I love it when my readers not only offer feedback on ThePreachersWord but share insights and offer additional thoughts on our posts.
Yesterday one of my facebook friends and former college classmate Jean Gerrard White responded to the post 5 Men in the Parable of the Good Samaritan saying, I never thought about adding the thieves into the considerations.” Then she shared this wonderful thought. Continue reading
This morning I was reading Jesus’ parable of The Good Samaritan in Luke 10.
This parable has been analyzed, allegorized, and sermonized, but not often enough actualized in our lives.
Good Samaritan has become synonymous with a charitable person who helps others, especially strangers. However, this feel-good story involves some elements that are not so nice. Continue reading
Did you miss ThePreachersWord yesterday?
It was an unintended blogging break due to technical difficulties. Let me explain.
Upon returning from Costa Rica we wanted to spend a little time with our kids and grandkids before heading to South Carolina. We left Temple Terrace on Wednesday morning and drove up to Homosassa. Later in the afternoon when I went to turn on my computer, the battery was low. No problem. Just plug in the power cord. Continue reading
Yesterday one of my friends on facebook saw some of our pictures with the brethren in Costa Rica and shared this post.
“And this is how I want to spend my ‘retirement.’ Y’all are sprinting to the finish line!! I love it.”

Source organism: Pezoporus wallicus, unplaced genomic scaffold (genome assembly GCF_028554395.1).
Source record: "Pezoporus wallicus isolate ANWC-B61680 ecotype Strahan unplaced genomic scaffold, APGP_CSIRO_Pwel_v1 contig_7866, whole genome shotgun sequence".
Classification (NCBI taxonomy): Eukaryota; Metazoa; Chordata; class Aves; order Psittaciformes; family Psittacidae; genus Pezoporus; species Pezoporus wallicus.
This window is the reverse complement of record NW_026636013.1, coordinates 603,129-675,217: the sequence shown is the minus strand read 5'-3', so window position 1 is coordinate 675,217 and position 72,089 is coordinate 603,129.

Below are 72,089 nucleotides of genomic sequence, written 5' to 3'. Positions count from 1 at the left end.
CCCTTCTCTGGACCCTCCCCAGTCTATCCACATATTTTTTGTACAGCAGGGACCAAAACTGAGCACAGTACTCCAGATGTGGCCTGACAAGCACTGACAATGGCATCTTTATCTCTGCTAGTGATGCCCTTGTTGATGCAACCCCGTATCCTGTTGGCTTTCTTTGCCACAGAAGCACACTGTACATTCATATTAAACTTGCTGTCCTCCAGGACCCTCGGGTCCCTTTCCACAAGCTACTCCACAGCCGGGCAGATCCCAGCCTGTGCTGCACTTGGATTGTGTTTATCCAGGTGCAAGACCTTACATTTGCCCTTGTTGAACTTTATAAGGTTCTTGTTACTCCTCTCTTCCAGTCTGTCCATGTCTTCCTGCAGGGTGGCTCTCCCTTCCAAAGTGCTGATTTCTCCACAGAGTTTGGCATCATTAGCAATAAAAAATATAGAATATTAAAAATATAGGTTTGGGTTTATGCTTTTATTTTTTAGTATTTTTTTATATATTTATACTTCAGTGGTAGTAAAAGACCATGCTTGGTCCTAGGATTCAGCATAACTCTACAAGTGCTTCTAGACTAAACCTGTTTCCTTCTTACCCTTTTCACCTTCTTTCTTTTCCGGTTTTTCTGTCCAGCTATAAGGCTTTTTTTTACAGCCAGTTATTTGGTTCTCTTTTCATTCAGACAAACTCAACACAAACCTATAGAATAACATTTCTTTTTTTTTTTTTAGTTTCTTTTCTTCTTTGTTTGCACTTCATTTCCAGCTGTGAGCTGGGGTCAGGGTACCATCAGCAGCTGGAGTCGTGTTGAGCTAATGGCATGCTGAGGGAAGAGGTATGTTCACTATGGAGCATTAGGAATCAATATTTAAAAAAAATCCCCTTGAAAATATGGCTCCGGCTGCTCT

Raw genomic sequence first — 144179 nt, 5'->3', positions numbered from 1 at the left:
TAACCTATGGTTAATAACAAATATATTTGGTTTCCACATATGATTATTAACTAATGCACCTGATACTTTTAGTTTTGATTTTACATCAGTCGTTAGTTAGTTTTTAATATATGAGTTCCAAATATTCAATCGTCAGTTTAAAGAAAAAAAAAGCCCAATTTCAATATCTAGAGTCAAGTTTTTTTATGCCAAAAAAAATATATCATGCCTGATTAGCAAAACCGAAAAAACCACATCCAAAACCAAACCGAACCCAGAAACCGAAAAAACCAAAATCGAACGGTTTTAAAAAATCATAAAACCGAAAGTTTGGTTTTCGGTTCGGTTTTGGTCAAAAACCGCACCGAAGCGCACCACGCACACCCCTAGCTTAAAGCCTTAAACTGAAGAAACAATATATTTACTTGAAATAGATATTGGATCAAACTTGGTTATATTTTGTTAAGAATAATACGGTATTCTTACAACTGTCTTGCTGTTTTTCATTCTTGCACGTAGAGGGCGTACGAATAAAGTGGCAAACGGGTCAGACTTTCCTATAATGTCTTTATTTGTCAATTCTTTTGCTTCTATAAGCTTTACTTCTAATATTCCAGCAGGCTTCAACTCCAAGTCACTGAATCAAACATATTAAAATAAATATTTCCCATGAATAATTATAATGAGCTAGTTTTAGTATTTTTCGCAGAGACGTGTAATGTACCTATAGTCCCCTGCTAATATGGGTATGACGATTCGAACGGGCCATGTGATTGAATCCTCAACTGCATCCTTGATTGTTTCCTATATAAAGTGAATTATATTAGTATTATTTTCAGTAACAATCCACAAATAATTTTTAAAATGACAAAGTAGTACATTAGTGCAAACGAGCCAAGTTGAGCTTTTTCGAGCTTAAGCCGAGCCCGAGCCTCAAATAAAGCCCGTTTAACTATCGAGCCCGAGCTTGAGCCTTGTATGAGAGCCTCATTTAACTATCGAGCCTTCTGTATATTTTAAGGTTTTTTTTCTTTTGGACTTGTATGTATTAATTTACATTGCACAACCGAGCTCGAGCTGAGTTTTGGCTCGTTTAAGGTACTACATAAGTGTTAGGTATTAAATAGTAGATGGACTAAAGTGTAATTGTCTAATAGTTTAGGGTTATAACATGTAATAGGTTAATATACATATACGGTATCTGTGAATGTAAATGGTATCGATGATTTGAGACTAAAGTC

I chuckled. Then I thought “sprinting toward the finish line” means I’m nearing the end of the race. So I responded, “I hadn’t thought about it exactly like that. Maybe you could say we’re starting the last lap.” Continue reading
I recently read a story shared by Texas preacher Donnie Martin about Leonardo da Vinci’s painting “The Last Supper.” It is told that da Vinci looked for models to sit for Jesus and His disciples.
He found a handsome and innocent looking man in a choir in one of the churches in Italy. He portrayed him as Jesus in the painting. The man’s name was Pietro Bandinelli.
Years passed as da Vinci continued to work on the painting. He left the face of Judas Iscariot till the last. One day da Vinci went out into the streets of Rome and looked for the most forlorn person he could find. Continue reading
In 1624 the English author and poet John Donne was confined to his bed with a serious illness. As he laid there alone with his thoughts, he heard the ringing funeral bells of an adjoining church house.
As Donne reflected on the transitory nature of life and the reality of death, he responded with these words that would forever cement his place in literary history. Continue reading
There’s a story that’s been around for a long time that’s been used by authors, politicians and public speakers about how to boil a frog.
Supposedly a scientific experiment was conducted in the 19th century where a frog was placed in a pan of hot water and it immediately jumped out. But the researcher found that if they placed it in a pan of cool water, it would placidly float along. Then they learned if they gradually increased the temperature the frog would sink into a tranquil stupor and finally allow itself to be boiled to death. Continue reading